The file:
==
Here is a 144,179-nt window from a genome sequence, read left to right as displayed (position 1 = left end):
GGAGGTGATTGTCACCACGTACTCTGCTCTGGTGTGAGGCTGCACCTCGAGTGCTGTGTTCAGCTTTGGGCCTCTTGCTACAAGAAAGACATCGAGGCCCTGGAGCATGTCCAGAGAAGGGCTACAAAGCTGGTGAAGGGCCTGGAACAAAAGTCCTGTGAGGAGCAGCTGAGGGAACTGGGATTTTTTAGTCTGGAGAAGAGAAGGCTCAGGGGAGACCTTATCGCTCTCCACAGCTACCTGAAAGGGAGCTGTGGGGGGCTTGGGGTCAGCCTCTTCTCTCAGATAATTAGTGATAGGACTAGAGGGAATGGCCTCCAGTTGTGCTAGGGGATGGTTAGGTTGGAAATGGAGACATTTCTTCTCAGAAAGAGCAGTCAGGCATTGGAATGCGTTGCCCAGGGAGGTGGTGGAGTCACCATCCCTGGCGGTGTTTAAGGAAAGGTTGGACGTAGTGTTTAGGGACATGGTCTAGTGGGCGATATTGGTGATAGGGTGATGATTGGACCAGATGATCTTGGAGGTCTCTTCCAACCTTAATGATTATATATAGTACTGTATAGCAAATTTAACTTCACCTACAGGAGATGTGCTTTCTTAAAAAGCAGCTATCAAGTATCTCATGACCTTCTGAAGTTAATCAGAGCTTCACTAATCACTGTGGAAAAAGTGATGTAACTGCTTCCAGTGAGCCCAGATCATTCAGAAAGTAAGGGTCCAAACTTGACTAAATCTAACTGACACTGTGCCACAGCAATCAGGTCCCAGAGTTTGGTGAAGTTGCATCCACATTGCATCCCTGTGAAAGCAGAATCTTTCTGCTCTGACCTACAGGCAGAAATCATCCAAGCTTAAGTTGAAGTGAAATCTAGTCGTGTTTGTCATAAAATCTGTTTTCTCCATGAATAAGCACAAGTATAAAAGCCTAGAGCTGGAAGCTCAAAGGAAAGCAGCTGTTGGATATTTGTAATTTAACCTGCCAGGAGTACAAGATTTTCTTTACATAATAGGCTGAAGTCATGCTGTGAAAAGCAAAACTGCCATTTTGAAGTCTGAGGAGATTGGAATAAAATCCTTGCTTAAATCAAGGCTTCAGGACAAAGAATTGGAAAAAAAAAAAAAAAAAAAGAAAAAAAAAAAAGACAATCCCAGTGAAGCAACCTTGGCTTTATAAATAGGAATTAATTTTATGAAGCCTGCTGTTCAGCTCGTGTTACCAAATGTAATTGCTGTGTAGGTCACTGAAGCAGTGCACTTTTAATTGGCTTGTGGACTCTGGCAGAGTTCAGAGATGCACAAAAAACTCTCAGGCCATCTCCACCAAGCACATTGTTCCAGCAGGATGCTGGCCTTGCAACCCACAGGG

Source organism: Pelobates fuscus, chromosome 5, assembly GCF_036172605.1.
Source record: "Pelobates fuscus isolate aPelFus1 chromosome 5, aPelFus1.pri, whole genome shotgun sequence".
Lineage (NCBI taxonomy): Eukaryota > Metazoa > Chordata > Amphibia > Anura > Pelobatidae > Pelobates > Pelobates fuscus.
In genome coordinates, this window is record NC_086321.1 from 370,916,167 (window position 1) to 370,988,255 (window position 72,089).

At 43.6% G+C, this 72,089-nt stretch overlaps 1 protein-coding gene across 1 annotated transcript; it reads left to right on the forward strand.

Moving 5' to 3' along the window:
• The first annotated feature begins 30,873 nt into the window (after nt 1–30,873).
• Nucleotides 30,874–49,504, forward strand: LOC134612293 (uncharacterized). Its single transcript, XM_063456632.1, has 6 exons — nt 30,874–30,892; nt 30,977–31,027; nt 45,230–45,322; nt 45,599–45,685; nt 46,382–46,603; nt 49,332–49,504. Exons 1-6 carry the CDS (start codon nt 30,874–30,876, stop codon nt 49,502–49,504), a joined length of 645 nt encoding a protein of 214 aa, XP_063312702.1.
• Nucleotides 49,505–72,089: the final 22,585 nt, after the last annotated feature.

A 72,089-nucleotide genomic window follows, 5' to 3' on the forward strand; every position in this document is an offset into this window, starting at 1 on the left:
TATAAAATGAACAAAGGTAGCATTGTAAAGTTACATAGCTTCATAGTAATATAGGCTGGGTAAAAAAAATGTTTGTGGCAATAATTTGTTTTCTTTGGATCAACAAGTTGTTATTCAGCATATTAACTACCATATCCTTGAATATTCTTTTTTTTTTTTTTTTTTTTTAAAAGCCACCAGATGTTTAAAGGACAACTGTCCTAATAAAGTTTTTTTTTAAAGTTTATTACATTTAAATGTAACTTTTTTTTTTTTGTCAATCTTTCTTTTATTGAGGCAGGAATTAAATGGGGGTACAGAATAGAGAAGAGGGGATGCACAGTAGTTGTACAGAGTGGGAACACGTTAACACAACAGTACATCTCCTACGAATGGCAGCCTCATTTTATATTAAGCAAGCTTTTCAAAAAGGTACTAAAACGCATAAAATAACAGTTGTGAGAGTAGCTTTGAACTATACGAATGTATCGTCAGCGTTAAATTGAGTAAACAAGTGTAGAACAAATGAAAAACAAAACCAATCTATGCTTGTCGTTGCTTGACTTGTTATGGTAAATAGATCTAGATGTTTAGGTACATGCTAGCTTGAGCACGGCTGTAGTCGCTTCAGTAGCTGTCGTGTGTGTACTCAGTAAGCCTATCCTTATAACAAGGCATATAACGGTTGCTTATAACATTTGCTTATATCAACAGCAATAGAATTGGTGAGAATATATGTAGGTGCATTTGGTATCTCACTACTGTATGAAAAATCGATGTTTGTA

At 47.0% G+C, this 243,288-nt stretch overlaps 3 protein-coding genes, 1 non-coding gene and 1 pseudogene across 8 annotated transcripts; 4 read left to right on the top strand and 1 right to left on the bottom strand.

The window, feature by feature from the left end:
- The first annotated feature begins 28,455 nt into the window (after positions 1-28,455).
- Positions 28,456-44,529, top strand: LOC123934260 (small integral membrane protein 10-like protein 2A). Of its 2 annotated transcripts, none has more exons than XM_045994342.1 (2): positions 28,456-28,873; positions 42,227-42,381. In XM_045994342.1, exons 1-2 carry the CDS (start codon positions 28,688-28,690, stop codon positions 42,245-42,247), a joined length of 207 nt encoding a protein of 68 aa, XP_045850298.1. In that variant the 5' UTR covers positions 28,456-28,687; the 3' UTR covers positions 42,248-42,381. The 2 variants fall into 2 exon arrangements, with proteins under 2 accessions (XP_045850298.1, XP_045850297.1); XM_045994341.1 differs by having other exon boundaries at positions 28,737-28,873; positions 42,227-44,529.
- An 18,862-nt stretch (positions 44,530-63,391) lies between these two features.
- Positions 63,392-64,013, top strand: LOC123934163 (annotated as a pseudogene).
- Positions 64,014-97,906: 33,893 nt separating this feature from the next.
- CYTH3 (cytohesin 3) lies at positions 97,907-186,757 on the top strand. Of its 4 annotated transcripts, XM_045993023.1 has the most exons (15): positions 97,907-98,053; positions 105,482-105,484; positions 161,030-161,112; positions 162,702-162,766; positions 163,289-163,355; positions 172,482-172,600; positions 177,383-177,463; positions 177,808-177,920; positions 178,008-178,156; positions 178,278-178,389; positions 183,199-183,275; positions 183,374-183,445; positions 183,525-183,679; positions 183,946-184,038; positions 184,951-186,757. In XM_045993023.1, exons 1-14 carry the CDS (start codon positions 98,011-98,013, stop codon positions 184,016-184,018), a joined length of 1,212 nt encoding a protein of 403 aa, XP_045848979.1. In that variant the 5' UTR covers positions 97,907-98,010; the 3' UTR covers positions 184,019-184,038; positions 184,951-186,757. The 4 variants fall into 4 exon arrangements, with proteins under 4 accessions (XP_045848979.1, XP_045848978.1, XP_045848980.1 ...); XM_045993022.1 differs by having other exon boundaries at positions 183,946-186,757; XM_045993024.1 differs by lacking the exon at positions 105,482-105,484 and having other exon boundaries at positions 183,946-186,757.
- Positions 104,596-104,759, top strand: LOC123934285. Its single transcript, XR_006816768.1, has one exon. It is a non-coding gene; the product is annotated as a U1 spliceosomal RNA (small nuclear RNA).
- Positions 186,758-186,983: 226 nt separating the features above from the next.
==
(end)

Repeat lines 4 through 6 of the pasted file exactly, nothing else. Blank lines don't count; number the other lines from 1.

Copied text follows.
Source record: "Pelobates fuscus isolate aPelFus1 chromosome 5, aPelFus1.pri, whole genome shotgun sequence".
Lineage (NCBI taxonomy): Eukaryota > Metazoa > Chordata > Amphibia > Anura > Pelobatidae > Pelobates > Pelobates fuscus.
In genome coordinates, this window is record NC_086321.1 from 370,916,167 (window position 1) to 370,988,255 (window position 72,089).